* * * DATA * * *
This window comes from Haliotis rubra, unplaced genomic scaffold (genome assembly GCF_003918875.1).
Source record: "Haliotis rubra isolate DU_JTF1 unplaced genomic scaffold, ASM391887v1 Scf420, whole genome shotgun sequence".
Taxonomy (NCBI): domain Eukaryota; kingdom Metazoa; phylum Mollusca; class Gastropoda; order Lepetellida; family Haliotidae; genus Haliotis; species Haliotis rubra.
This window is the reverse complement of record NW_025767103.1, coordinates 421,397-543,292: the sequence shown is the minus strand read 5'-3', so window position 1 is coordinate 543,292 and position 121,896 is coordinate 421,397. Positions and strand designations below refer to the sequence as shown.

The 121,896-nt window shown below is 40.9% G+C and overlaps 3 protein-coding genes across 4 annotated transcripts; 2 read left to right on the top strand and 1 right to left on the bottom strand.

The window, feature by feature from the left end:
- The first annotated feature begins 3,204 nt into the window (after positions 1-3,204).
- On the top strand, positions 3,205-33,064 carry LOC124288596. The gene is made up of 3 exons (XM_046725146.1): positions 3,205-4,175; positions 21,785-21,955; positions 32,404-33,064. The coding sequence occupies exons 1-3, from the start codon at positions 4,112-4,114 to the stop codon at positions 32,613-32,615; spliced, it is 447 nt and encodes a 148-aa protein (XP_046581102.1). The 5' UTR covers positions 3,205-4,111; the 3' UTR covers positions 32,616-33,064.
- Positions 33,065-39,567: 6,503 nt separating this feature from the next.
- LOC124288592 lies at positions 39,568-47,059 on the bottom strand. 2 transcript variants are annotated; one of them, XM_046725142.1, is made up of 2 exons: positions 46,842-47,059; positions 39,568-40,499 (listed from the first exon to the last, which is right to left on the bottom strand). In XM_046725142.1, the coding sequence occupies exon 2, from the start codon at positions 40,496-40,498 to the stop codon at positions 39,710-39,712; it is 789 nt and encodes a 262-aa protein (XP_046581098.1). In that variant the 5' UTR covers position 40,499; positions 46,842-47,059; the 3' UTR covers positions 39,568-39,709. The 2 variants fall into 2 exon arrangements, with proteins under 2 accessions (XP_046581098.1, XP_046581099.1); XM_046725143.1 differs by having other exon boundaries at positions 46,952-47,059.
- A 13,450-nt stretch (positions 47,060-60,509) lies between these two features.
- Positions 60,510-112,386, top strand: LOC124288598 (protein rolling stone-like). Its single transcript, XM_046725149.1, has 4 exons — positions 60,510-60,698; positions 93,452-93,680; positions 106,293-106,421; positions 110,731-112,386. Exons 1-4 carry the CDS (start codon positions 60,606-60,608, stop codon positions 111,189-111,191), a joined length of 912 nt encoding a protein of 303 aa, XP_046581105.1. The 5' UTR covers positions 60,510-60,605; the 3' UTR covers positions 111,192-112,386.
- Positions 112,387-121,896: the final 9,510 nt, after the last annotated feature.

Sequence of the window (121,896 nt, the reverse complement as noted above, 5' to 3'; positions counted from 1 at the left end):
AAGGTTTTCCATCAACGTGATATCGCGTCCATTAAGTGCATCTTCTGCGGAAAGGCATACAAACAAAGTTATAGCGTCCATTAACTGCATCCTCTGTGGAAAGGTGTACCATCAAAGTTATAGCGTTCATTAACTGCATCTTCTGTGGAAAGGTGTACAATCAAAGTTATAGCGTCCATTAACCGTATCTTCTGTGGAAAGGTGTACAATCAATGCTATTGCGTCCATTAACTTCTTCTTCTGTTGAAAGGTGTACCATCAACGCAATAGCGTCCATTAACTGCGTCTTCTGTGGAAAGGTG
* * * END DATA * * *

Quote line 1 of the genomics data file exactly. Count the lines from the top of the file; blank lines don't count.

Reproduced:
This window comes from Haliotis rubra, unplaced genomic scaffold (genome assembly GCF_003918875.1).